Yes, last week on NBA Tuesday, we actually took away an MVP Award from Michael Jordan. Shame on us! But that’s why we are here, and we cannot be afraid to embrace accurate revisionism when it comes to sports history. But some times, what comes around goes around, and we all know better than to cross His Airness. He takes that sh*t personally, after all, and as usual, these columns never cease to amaze us in what we uncover.
So, here we go again …
1997 NBA MVP: Karl Malone (original), Michael Jordan (revised)
We have a similar situation to the 1996 edition of this column, where two players split the top spots on the Win Shares and Player Efficiency Rating charts while leading their respective teams to the best records in their respective conferences: This time, it is Chicago Bulls shooting guard Jordan (18.30 WS, 27.76 PER) and Utah Jazz power forward Karl Malone (16.71 WS, 28.90 PER)—the latter being the winner of the MVP vote at the time. Here is a quick statistical comparison:
- Jordan: 29.6 points, 5.9 rebounds, 4.3 assists, 1.7 steals per game on 48.6 percent shooting in 37.9 minutes per outing
- Malone: 27.4 points, 9.9 rebounds, 4.5 assists, 1.4 steals per game on 55.0 percent shooting in 36.6 minutes per outing
MJ’s usage/volume ties into his superior WS mark, while Malone’s superior game at this point fuels his higher PER number. The Bulls did win five more games than the Jazz did, too, which adds to Jordan’s WS potential. No one would argue Utah was a better team, but that’s not the point here (and maybe they could argue it?). The issue is value: We know Chicago was capable of making the postseason without MJ, as they did in 1994 and 1995 when he was playing baseball.
But Malone was the best offensive and defensive player on a three-headed team; Jordan actually was not the best defensive player on a two-headed team—small forward Scottie Pippen was as the other leader on the Chicago roster. This tells us a few things. First, these Bulls were deep, even as they were fading from their peak. Second, Malone actually had more top-shelf help in Utah than Jordan did in Chicago. Third, Jordan carried a bigger burden than Malone did, in terms of support, especially on offense.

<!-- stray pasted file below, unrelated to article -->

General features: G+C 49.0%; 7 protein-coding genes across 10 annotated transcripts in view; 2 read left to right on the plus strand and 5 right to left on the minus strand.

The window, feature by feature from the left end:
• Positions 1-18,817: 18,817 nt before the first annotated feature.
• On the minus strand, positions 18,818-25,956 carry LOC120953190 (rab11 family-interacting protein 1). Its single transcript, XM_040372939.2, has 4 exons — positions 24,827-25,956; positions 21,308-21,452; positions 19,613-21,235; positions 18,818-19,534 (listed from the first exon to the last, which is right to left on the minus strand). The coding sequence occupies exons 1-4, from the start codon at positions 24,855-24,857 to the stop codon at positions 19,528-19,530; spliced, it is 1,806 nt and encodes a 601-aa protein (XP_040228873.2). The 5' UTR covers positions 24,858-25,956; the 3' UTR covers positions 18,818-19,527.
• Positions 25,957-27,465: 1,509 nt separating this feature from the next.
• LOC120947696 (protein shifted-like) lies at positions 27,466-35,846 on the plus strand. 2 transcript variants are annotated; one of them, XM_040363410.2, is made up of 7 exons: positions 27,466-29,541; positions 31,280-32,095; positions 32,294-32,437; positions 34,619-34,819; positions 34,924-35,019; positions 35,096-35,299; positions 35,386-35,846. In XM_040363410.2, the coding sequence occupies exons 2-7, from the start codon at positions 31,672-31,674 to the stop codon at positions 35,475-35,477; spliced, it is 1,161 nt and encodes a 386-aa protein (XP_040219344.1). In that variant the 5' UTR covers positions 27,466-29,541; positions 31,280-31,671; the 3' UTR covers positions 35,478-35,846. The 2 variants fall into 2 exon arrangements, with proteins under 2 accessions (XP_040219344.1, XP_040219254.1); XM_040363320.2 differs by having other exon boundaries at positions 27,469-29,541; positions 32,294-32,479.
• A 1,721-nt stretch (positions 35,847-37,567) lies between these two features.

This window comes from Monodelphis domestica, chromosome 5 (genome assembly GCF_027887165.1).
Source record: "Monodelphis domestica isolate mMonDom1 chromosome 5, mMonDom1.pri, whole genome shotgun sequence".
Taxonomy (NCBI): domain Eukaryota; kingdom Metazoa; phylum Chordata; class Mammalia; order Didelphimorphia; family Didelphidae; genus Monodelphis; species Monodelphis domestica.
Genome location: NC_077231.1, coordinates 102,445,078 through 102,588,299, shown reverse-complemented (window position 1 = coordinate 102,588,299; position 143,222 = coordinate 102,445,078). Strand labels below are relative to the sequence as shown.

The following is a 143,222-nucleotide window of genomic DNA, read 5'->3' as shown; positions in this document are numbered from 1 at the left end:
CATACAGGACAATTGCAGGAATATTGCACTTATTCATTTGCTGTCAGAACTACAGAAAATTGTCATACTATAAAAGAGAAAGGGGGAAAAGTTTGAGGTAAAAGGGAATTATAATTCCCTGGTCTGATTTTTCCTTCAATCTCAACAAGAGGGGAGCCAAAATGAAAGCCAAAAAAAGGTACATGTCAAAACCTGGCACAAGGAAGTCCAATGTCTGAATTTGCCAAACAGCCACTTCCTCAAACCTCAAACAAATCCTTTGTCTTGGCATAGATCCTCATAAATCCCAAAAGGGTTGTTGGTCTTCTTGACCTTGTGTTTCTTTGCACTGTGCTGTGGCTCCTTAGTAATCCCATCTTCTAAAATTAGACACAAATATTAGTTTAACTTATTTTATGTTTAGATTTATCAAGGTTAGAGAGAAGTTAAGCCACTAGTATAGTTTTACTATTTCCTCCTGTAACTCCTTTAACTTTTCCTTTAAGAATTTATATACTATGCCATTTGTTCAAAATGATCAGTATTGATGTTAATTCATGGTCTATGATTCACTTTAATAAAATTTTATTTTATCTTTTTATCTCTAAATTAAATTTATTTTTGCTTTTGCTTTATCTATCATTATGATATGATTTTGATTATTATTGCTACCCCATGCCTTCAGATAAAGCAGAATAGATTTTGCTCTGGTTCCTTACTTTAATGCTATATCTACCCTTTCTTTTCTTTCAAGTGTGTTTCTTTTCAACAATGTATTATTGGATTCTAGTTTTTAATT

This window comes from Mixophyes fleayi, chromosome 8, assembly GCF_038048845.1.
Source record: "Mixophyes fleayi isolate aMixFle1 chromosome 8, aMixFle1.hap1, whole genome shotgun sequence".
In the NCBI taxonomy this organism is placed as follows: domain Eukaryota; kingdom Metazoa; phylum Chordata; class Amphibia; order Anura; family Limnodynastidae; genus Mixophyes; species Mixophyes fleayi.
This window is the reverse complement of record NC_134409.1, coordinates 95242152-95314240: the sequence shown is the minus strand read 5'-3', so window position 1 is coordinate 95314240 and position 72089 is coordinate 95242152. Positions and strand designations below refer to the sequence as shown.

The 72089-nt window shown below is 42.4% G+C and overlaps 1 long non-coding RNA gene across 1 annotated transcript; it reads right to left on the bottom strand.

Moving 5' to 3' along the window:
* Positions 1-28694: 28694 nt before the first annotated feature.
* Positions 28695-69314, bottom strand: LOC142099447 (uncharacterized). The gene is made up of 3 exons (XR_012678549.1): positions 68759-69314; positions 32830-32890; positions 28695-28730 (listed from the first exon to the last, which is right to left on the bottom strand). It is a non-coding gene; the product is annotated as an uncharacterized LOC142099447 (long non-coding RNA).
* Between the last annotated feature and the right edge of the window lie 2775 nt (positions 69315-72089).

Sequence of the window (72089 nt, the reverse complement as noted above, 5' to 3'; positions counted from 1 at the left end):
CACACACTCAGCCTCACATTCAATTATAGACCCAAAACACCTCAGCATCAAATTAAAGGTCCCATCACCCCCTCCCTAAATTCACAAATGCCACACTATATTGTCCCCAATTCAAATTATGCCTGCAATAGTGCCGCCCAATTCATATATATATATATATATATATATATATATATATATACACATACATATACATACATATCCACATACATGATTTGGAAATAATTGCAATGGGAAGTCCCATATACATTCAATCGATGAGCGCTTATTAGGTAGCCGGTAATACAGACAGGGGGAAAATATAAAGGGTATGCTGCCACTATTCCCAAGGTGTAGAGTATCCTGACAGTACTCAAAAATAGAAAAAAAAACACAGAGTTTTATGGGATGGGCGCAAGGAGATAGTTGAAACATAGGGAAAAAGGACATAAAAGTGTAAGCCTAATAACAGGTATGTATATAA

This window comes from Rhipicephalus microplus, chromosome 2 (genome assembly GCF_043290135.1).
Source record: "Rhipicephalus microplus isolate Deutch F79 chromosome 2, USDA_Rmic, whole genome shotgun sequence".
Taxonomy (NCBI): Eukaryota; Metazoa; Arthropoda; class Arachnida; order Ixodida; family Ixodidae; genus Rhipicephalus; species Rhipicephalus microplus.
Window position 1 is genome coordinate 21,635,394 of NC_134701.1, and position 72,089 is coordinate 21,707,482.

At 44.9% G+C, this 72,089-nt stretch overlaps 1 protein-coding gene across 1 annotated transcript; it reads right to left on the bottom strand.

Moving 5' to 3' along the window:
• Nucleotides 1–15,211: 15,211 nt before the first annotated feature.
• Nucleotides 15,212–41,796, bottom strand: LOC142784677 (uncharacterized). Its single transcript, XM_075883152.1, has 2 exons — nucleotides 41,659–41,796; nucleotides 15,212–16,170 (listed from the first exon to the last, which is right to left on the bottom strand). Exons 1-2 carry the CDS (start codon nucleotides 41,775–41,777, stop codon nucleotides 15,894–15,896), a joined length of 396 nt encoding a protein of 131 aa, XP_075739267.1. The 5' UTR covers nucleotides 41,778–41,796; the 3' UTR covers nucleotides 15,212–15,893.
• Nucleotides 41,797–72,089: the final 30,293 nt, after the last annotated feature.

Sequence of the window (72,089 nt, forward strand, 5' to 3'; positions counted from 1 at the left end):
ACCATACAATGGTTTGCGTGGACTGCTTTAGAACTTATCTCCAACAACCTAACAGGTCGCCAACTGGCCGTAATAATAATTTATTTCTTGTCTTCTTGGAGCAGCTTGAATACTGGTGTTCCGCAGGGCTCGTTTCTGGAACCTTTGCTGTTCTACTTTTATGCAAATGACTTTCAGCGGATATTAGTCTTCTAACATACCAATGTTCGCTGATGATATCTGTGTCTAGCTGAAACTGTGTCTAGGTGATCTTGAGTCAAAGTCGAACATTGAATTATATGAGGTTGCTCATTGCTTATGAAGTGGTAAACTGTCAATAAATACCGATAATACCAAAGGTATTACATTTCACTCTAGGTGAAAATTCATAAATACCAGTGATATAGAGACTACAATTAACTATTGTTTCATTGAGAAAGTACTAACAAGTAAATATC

Pippen rated out as only 0.2 defensive WS better than MJ, anyway, so this assessment of team quality around the two stars actually shows that Malone benefitted from his teammates—namely point guard John Stockton and shooting guard Jeff Hornacek—a lot more than Jordan did from his supporting cast.
The fact the Bulls managed to win five more games than the Jazz did in a tougher conference says volumes about MJ’s value during this season when he carried a “weaker” team to greater heights. He was the glue that held a fading roster together, and for that value-added reality, Jordan gets this MVP nod from us—his eighth overall and first since 1993.
1997 NBA ROTY: Allen Iverson (original), Matt Maloney (revised)
We want to point out that the All-Rookie Second Team this season included Milwaukee Bucks shooting guard Ray Allen and Los Angeles Lakers shooting guard Kobe Bryant. Throw in Philadelphia 76ers point guard Allen Iverson, and you have three Hall of Famers in this rookie class, with Iverson taking home the hardware after winning the ROTY vote.
For the record, Bryant registered just 1.8 WS and had no business being named to the All-Rookie Second Team (surprise). The best boys of the first-year bunch were Iverson (4.1), Houston Rockets point guard Matt Maloney (5.3), New Jersey Nets shooting guard Kerry Kittles (6.9), and Allen (4.9). Clearly, Iverson won the award on volume, we suspect, launching almost 20 shots a game at a 41.8-percent rate, showing that even he could out-Kobe Kobe.
On to business, though: The Bucks won just 33 games, which was an 8-game improvement from the prior season, but they still missed the postseason by 11 wins. The Nets won 26 games, which was a 4-win decline from the previous year. The Rockets won 57 games, upping their win total by 9 victories, and they finished just 7 games behind the Jazz in the Midwest Division. The 76ers won 22 games, improving by 4 wins.
This pretty much gives the award to Maloney by default. He had the second-best WS mark, anyway, so it’s not a stretch, since the voters were so misguided in voting for Iverson—who clearly was not the Answer here. It’s just interesting in a rookie class with three Hall of Famers that a relative nobody would win this award. Sabermetrics don’t lie, even if they sometimes confuse us: Maloney ended his injury-riddled career with just 9.5 WS total, so this was obviously his singular moment in the NBA sunshine.
Check in every Tuesday for our NBA awards historical analysis on The Daily McPlay!